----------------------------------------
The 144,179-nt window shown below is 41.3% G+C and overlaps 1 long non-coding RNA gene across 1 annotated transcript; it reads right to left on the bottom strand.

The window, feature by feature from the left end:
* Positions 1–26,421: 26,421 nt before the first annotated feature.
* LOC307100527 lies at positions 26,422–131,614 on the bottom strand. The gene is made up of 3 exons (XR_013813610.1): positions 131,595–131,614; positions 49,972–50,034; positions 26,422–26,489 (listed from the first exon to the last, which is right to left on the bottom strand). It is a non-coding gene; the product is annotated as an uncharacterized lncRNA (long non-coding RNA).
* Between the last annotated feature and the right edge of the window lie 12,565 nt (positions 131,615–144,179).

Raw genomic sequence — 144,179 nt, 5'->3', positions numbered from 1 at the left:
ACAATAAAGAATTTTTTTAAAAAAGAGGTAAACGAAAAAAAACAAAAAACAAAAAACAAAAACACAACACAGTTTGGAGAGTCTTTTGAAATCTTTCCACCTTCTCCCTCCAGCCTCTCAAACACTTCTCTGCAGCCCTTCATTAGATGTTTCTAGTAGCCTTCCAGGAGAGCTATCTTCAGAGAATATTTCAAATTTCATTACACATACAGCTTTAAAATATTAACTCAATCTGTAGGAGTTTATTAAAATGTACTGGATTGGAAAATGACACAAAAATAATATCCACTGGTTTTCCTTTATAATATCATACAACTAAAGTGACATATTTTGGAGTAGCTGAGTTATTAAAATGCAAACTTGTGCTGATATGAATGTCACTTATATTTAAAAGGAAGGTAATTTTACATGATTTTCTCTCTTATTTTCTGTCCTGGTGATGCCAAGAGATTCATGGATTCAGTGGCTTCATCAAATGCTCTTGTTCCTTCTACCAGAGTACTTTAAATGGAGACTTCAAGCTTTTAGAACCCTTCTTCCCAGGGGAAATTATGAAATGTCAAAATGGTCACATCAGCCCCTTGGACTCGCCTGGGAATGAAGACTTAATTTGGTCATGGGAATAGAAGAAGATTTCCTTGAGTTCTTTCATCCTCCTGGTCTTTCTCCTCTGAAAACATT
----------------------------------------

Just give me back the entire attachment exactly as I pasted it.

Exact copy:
The 144,179-nt window shown below is 41.3% G+C and overlaps 1 long non-coding RNA gene across 1 annotated transcript; it reads right to left on the bottom strand.

The window, feature by feature from the left end:
* Positions 1–26,421: 26,421 nt before the first annotated feature.
* LOC307100527 lies at positions 26,422–131,614 on the bottom strand. The gene is made up of 3 exons (XR_013813610.1): positions 131,595–131,614; positions 49,972–50,034; positions 26,422–26,489 (listed from the first exon to the last, which is right to left on the bottom strand). It is a non-coding gene; the product is annotated as an uncharacterized lncRNA (long non-coding RNA).
* Between the last annotated feature and the right edge of the window lie 12,565 nt (positions 131,615–144,179).

Raw genomic sequence — 144,179 nt, 5'->3', positions numbered from 1 at the left:
ACAATAAAGAATTTTTTTAAAAAAGAGGTAAACGAAAAAAAACAAAAAACAAAAAACAAAAACACAACACAGTTTGGAGAGTCTTTTGAAATCTTTCCACCTTCTCCCTCCAGCCTCTCAAACACTTCTCTGCAGCCCTTCATTAGATGTTTCTAGTAGCCTTCCAGGAGAGCTATCTTCAGAGAATATTTCAAATTTCATTACACATACAGCTTTAAAATATTAACTCAATCTGTAGGAGTTTATTAAAATGTACTGGATTGGAAAATGACACAAAAATAATATCCACTGGTTTTCCTTTATAATATCATACAACTAAAGTGACATATTTTGGAGTAGCTGAGTTATTAAAATGCAAACTTGTGCTGATATGAATGTCACTTATATTTAAAAGGAAGGTAATTTTACATGATTTTCTCTCTTATTTTCTGTCCTGGTGATGCCAAGAGATTCATGGATTCAGTGGCTTCATCAAATGCTCTTGTTCCTTCTACCAGAGTACTTTAAATGGAGACTTCAAGCTTTTAGAACCCTTCTTCCCAGGGGAAATTATGAAATGTCAAAATGGTCACATCAGCCCCTTGGACTCGCCTGGGAATGAAGACTTAATTTGGTCATGGGAATAGAAGAAGATTTCCTTGAGTTCTTTCATCCTCCTGGTCTTTCTCCTCTGAAAACATT